When Life gets Hard… Soften & Read Rebelle Society & Emerson.
“For me, in showers, in sweeping showers, the Spring
Visits the valley; — break away the clouds —
I bathe in the morn’s soft and silvered air…”
I don’t remember the exact moment when I realized that softness tills the soil of the soul — that the motion of softening takes me closer to the subtle streams and pulses of the heart’s beckoning, flowing into a river of healing that runs deep and red.
After reading Tanya Lee Markul’s Yoga interview: A Total Trust in Life Without Intensification — But Softness, I began an intentional and holy meditation on softness as it relates to life’s trials. This seemed timely and needed, as while taking this on as a practice, I lost a family member whom I held dear and sacred.
I would like to claim a powerful moment of revelation, but it was nothing of that romantic ideal.
Instead, I watched the world meet the toughness of life with shields and swords, biting tongues, clenching fists, throwing punches in the air, hardening gazes, staying busy, wringing the pain out of the heart like you would the sweat from a discarded towel during a boxing match.
“I got this,” we say, as our legs weaken, eyes puff, and knees buckle. “Put me in, let’s go!”
And yet, everyone watching cringes as they observe our blind hubris, our exhausted stumbling, our crazed path to some sort of self-induced destruction.
But what if we changed our mantra during life’s toughest moments?
I. do. not. have. any. part. of this. Take. me. out. Please.
We rest. We retreat. We become like the poets. We soften. We listen. We talk to nature. We bathe in the morn’s soft and silvered air. We sip our coffee. We stay present with the ache. We breathe. We wear the sorrows on our changing faces. We express.
There is something to softness that lets the world in, that nests around the ache within like a delicate egg.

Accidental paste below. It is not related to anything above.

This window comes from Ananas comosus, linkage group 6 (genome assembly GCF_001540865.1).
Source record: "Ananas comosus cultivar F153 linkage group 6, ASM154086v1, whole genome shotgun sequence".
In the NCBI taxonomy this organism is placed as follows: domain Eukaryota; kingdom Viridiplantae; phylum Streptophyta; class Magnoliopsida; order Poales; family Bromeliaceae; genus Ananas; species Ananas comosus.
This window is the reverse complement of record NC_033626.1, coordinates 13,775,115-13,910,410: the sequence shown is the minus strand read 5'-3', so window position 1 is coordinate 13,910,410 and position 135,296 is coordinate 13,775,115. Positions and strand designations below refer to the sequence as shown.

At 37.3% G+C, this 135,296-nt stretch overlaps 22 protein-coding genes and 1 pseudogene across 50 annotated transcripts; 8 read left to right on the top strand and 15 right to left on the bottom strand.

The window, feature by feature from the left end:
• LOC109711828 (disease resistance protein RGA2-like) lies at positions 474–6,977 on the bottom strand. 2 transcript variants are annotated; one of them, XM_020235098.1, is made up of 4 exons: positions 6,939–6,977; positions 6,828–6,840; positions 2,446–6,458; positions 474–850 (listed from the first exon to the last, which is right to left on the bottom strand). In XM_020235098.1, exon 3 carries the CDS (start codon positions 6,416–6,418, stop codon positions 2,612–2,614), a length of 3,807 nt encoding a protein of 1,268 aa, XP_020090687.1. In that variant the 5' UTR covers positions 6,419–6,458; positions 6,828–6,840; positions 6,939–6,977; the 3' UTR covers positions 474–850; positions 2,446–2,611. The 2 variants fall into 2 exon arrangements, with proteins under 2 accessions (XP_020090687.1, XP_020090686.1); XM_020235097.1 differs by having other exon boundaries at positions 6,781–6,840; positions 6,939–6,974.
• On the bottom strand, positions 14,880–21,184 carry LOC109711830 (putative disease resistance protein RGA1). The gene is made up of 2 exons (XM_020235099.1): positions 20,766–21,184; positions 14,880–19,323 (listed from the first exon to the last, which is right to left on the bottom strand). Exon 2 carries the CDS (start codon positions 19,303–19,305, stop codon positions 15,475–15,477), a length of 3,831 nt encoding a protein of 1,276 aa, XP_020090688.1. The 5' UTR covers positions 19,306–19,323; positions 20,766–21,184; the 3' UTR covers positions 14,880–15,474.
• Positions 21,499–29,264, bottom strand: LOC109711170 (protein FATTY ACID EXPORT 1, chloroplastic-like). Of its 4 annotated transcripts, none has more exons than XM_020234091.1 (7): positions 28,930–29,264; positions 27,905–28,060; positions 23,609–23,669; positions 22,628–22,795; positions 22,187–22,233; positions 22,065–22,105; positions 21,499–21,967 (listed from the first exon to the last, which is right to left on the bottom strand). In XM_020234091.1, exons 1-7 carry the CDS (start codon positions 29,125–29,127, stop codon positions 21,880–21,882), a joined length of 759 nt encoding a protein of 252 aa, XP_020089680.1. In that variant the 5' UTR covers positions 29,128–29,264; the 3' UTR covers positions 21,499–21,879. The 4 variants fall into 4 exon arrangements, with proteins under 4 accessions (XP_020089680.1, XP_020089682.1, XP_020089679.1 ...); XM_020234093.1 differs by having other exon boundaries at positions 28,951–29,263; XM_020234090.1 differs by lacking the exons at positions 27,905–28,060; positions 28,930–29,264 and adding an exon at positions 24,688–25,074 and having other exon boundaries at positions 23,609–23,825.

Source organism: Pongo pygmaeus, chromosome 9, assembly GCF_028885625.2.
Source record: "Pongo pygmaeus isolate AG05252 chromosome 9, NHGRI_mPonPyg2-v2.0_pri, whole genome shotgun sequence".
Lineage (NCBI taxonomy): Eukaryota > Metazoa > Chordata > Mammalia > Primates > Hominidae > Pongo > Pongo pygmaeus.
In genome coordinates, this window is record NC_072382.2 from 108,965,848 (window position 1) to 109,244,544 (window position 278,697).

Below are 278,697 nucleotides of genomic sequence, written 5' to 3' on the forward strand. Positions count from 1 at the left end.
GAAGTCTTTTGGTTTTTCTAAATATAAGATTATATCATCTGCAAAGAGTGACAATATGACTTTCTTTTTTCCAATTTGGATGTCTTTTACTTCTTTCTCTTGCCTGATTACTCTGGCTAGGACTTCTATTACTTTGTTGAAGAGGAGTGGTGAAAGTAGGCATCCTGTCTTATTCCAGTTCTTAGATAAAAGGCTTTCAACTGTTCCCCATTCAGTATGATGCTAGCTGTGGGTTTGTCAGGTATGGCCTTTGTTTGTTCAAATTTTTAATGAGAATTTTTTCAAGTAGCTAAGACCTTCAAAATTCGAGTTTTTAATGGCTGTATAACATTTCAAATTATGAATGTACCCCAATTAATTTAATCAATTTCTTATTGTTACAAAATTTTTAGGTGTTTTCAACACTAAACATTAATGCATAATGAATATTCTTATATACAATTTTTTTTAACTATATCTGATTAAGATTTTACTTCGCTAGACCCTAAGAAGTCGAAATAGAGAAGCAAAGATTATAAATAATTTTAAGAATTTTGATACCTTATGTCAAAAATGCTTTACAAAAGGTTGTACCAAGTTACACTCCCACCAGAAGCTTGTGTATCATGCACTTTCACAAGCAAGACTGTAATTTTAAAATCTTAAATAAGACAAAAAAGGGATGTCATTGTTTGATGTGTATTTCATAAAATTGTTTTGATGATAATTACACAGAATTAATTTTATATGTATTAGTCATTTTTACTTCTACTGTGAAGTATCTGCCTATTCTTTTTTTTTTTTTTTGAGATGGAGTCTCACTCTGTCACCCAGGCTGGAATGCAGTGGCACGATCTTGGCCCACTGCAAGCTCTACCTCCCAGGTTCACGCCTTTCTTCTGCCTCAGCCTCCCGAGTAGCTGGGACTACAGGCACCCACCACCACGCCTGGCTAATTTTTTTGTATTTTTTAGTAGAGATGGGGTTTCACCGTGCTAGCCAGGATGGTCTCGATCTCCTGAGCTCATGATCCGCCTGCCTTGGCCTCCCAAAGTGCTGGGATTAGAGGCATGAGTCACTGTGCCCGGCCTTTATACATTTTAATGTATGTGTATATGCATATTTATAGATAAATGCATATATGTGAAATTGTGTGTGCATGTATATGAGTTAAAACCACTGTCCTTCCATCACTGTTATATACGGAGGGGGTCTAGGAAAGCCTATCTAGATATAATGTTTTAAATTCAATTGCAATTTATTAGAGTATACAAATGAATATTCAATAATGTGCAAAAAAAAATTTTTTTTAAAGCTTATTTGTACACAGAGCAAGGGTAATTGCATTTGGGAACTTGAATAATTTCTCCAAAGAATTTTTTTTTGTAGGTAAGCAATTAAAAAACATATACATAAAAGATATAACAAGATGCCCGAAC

It is amazing how naturally the heart becomes a cradle, how — somewhere — we understand that if we nest around pain, it will eventually hatch, providing us with a new birth, a new life.
Indeed, Emerson, in sweeping showers, the spring visits the valley.
And the valley soil has been softened and prepared. It holds pockets of openness.
We ache for the rain, and yet resist the temptation to spit on the ground in our impatience. We wait. We trust. And when we don’t, we soften into our lack of trust. We talk to it. We ask why it has come.
We seek the wisdom of the rain-dancers, who ask without expectation, who know and work with the divine cycle, the rhythm of things, who spend their days in receptive invocation.
We swallow the pain gently and direct it, slowly and intentionally, to the alchemical vessel of the heart. The cradle. The incubator. There it shall remain for its transformation. We let it be.
We draw our sorrow in the air and offer it to the gods.
We take off our shoes, put our feet on the Earth and feel our roots.
We wander a bit.
We quietly whisper of our pain to the wind. We let it go. And return. And go again.
We look around the world with swollen eyes. We visit the apothecary of Beauty, who has been awaiting our arrival.
Behind the veil, he holds the elixir. We reach out, hand open and soft.
The drops of beauty melt into the heart.
And something hatches.
Break away the clouds, I bathe in the morn’s soft and silvered air.